Cranford Township Cares for its Trees (Union County)
Cranford Township lost nearly 800 trees after Hurricane Irene and Superstorm Sandy. The township realized that a better understanding of the benefits and services provided by their public trees would increase investment in stewardship, operations and maintenance. After receiving a $10,000 Sustainable Jersey grant funded by the PSEG Foundation, Cranford completed a tree inventory. The Township contracted with The Land Conservancy of New Jersey to conduct the inventory on public trees and included information such as each tree’s common and botanical name, diameter, height, condition and location. The completion of the computerized inventory of municipal trees serves as a model for residential and suburban communities for management of their forest canopy. The GPS data coordinates assigned to the individual tree aid in finding locations for future tree plantings, as well as identifying the diseased, dead and damaged trees that should be removed and replaced to protect public well-being as well as the health of the municipal forest. The knowledge gained from this project allows the Township to assess the economic value of the trees on municipal property in Cranford and will enable replacement of the trees lost in the storms.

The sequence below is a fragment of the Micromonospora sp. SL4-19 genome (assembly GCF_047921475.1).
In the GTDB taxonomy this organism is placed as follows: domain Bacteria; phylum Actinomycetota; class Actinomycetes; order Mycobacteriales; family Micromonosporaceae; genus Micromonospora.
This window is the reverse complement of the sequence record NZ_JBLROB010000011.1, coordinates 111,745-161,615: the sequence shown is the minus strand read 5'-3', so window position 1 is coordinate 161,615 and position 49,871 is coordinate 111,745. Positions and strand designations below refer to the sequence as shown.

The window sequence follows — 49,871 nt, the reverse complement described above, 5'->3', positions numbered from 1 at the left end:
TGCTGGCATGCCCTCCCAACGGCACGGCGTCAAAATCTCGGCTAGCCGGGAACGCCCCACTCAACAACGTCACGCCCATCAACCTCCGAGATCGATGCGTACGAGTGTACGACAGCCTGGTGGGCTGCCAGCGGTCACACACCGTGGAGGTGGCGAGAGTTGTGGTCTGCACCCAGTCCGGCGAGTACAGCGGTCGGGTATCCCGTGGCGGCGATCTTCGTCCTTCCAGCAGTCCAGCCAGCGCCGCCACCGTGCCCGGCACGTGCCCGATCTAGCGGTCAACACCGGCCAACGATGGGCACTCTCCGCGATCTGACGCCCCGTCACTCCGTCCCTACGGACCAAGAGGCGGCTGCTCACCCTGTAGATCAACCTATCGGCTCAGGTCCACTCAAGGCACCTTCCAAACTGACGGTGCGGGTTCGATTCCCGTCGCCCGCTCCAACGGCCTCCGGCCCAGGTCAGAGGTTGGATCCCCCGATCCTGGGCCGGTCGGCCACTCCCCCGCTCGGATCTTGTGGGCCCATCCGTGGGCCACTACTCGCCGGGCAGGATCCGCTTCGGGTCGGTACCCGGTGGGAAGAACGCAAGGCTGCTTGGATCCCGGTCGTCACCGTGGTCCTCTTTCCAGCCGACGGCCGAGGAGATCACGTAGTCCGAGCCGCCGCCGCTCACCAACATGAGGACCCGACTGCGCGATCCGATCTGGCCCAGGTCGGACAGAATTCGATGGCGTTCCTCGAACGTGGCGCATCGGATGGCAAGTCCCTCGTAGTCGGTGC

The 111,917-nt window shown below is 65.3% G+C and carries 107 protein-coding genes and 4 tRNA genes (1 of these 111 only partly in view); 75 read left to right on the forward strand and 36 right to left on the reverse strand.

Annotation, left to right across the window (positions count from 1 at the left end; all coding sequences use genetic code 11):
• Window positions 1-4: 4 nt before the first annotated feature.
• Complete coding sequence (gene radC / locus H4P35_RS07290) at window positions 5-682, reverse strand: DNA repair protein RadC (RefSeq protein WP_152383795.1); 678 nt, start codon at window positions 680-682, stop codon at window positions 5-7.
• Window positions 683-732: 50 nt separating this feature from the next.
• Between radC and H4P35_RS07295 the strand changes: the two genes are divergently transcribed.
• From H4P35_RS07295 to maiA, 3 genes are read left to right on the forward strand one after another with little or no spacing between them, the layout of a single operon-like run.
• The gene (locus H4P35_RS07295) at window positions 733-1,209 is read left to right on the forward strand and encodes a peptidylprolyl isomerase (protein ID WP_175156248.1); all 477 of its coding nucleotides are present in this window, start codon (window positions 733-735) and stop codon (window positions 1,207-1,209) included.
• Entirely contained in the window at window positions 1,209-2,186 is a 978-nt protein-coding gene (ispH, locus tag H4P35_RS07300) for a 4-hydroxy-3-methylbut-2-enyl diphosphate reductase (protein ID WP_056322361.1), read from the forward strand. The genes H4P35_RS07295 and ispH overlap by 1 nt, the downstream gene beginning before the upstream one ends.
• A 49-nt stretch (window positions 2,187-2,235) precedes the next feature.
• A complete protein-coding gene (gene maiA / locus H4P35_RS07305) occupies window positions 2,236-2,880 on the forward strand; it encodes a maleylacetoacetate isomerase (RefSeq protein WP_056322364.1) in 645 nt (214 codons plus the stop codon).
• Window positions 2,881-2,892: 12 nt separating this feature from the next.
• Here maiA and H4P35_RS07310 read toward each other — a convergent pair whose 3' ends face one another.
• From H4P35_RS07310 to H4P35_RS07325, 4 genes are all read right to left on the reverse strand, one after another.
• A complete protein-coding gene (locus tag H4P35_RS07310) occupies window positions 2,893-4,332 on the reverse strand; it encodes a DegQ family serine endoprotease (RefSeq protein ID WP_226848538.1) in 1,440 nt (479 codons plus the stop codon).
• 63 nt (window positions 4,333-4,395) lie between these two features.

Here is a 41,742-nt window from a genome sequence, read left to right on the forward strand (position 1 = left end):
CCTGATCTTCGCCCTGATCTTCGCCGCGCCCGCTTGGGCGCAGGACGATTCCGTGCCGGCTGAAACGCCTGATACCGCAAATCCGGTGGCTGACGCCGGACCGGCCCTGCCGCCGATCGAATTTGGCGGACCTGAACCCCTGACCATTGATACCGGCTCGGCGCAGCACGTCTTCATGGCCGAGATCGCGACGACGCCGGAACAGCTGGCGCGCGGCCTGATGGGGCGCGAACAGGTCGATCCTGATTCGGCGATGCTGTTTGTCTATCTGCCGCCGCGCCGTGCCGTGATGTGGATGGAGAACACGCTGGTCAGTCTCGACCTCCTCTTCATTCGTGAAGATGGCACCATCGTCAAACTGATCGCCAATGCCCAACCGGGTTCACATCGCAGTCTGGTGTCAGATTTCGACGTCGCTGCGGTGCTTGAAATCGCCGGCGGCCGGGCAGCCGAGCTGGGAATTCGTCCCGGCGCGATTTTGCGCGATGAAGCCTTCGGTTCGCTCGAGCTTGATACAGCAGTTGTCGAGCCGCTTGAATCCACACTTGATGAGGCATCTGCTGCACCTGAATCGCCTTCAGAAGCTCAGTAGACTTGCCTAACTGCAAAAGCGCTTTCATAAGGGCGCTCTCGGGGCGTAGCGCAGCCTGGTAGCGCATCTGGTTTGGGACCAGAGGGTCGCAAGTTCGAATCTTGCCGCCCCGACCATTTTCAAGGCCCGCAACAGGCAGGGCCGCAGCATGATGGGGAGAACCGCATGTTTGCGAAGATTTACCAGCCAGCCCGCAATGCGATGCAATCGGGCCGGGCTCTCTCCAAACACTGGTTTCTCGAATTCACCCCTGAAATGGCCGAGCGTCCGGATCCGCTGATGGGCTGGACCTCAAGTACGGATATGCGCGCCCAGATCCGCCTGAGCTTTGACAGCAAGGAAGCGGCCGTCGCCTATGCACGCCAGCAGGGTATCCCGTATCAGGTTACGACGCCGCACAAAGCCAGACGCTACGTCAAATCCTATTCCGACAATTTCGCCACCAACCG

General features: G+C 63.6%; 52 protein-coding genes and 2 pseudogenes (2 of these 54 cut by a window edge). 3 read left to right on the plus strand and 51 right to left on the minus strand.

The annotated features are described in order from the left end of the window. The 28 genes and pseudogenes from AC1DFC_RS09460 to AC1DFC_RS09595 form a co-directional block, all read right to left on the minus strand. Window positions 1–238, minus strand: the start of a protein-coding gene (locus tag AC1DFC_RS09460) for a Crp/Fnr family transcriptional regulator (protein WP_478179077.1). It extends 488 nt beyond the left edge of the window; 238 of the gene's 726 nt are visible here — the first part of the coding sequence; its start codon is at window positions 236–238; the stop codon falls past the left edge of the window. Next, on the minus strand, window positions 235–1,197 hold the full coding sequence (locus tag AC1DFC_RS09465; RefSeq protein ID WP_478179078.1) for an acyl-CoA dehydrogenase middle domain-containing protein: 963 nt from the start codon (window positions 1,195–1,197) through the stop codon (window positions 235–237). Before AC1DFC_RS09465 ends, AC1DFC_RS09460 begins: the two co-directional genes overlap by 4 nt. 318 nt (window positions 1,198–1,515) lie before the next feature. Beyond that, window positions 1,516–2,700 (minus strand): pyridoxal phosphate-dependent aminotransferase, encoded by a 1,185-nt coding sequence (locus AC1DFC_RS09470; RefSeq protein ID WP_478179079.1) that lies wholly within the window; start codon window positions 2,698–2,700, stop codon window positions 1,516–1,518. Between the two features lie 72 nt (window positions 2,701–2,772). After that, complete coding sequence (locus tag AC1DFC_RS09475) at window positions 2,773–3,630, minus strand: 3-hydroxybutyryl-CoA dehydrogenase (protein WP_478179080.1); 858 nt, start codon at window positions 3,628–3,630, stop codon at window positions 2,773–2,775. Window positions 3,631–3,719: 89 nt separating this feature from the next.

IMMEDIATE RELEASE Contact: Caryn Shinske (609) 984-1795
February 5, 2018 Lawrence Hajna (609) 292-2994
ACTING COMMISSIONER MCCABE NAMES DEBBIE MANS AS DEPUTY COMMISSIONER OF DEPARTMENT OF ENVIRONMENTAL PROTECTION
MANS BRINGS WEALTH OF CONSERVATION, ENERGY POLICY EXPERIENCE TO ROLE